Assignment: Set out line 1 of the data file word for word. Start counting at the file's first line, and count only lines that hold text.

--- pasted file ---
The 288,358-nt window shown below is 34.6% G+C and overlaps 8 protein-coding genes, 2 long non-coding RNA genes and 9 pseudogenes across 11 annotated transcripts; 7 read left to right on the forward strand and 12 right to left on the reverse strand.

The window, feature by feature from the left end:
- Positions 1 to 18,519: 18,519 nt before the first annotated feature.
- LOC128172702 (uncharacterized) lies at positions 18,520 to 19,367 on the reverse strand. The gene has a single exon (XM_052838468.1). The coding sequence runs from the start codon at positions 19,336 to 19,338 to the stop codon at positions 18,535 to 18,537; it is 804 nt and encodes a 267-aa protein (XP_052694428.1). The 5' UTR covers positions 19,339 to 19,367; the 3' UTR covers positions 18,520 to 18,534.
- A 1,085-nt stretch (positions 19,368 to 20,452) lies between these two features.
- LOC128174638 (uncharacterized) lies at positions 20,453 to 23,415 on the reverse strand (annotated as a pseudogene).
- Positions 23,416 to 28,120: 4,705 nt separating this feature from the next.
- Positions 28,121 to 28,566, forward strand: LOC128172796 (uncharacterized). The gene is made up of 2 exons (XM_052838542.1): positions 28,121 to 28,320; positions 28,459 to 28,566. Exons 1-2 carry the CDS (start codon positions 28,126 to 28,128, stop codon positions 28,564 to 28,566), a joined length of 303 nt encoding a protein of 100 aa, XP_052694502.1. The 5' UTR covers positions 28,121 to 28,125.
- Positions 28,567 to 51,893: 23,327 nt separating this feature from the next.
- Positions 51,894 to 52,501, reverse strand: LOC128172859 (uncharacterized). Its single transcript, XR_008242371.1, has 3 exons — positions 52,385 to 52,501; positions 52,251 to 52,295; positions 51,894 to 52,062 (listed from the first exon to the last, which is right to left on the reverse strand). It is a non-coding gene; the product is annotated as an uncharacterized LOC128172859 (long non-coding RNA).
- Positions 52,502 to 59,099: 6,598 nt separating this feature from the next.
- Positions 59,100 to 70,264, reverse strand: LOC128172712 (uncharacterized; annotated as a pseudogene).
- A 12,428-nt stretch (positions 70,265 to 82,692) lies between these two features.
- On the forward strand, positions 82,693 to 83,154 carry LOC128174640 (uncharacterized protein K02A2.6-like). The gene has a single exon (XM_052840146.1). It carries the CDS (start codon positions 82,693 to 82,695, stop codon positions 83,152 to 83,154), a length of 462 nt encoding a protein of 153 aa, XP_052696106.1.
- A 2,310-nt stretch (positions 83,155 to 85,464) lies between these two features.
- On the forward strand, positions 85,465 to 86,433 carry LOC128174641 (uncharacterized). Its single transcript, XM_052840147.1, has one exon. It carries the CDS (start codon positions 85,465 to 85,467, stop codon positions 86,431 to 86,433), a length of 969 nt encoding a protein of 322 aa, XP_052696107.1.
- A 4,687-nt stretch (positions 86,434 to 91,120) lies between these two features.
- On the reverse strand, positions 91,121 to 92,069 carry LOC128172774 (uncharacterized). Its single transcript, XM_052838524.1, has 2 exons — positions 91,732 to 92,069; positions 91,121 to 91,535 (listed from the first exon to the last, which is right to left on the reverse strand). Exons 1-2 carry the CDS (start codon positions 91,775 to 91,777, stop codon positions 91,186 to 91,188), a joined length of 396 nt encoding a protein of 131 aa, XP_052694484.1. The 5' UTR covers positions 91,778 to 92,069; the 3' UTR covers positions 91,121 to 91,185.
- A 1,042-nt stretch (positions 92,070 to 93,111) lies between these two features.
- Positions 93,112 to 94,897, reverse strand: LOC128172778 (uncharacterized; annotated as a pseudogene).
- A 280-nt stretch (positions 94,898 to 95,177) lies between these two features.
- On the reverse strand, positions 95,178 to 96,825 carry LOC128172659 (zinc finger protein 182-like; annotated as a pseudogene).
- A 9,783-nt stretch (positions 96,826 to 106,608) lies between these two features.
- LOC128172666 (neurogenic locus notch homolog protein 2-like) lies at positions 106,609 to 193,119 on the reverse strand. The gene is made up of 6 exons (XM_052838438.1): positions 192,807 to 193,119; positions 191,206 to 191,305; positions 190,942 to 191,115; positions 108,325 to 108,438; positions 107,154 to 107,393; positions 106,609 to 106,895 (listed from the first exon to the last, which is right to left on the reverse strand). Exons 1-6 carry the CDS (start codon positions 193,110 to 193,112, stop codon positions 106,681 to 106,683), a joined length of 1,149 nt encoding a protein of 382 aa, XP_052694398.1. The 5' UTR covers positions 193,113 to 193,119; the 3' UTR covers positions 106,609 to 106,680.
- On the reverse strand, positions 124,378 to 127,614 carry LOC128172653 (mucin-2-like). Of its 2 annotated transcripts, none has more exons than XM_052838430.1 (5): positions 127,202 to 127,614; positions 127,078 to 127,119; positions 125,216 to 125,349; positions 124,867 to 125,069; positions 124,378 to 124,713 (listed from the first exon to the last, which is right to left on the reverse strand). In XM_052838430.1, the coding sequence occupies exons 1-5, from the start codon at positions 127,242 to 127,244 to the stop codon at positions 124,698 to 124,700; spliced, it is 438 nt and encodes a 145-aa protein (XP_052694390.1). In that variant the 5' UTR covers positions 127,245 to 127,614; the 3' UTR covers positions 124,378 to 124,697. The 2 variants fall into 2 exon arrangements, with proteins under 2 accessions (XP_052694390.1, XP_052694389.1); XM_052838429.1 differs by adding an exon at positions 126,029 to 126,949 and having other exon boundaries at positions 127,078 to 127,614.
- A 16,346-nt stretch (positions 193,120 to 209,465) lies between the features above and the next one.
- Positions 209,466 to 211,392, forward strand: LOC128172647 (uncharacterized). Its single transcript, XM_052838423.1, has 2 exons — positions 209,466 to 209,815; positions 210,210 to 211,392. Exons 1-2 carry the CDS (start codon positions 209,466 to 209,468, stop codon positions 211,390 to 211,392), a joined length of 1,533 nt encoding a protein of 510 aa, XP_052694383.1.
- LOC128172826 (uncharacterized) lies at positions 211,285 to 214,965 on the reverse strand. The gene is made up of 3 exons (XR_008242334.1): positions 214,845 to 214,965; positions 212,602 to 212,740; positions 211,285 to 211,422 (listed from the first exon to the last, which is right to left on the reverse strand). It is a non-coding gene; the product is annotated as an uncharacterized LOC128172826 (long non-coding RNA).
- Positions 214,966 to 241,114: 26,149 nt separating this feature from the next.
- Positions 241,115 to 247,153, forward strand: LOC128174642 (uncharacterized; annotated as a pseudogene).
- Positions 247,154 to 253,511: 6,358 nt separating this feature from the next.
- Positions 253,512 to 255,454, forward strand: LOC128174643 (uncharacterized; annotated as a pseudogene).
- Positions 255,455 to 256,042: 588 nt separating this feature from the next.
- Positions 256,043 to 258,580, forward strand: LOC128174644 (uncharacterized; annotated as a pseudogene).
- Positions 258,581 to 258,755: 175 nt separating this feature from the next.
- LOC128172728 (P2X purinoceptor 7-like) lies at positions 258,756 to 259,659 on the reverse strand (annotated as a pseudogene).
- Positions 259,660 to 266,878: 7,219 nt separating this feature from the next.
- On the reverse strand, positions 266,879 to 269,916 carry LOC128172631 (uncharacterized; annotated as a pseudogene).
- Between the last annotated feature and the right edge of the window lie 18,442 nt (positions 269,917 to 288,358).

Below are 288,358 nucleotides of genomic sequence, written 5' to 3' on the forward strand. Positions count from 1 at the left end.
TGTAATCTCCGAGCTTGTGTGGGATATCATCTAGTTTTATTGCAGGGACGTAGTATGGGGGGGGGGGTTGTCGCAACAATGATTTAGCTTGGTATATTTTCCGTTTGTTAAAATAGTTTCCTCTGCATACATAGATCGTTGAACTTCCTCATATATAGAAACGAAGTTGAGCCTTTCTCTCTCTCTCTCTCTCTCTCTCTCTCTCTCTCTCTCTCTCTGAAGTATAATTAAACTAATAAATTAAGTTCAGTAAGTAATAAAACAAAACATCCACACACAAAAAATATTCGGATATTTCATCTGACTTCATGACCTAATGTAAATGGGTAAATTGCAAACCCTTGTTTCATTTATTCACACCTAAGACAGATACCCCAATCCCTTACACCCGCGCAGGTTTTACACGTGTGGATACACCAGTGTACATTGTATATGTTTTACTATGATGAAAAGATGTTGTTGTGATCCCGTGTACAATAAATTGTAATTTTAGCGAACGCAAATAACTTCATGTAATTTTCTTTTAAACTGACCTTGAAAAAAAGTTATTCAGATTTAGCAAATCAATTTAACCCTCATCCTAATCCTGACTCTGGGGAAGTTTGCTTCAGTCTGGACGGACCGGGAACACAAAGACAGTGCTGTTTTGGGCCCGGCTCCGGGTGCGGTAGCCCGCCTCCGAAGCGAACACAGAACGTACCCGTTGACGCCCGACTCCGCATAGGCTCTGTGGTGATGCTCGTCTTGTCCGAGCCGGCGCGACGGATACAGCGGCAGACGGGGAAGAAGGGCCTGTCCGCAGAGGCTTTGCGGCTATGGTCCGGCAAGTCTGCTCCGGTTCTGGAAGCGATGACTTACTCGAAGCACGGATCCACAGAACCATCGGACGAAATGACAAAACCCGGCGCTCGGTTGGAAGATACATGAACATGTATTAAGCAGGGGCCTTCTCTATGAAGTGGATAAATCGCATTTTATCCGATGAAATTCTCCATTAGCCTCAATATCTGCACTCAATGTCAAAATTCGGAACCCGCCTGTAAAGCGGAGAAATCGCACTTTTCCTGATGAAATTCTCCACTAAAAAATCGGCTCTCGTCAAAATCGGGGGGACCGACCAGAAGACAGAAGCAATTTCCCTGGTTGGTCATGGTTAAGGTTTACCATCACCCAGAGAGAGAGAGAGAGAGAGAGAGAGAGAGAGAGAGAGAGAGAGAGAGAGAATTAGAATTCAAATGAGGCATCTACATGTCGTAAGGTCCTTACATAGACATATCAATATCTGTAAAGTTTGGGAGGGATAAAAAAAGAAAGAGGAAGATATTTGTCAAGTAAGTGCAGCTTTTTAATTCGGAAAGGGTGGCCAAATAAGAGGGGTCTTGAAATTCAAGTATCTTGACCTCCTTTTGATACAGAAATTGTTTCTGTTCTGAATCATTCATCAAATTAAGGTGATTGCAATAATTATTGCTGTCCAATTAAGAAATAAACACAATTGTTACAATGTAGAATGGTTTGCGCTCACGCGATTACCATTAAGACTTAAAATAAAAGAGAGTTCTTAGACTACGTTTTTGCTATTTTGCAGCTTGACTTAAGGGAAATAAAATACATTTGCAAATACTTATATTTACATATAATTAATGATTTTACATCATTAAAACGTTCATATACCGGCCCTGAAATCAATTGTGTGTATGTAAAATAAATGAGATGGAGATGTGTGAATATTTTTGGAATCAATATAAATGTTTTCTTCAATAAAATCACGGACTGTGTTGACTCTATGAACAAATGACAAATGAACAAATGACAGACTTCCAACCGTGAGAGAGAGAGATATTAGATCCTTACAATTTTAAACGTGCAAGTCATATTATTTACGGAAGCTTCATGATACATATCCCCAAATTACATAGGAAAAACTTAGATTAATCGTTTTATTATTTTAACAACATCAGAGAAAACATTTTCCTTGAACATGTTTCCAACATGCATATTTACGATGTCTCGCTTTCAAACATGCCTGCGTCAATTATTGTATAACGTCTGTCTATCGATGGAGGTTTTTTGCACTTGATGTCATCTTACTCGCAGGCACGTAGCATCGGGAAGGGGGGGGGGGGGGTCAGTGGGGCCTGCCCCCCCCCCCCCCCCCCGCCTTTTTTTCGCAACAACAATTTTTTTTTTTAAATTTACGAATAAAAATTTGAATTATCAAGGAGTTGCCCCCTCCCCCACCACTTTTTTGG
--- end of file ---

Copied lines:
The 288,358-nt window shown below is 34.6% G+C and overlaps 8 protein-coding genes, 2 long non-coding RNA genes and 9 pseudogenes across 11 annotated transcripts; 7 read left to right on the forward strand and 12 right to left on the reverse strand.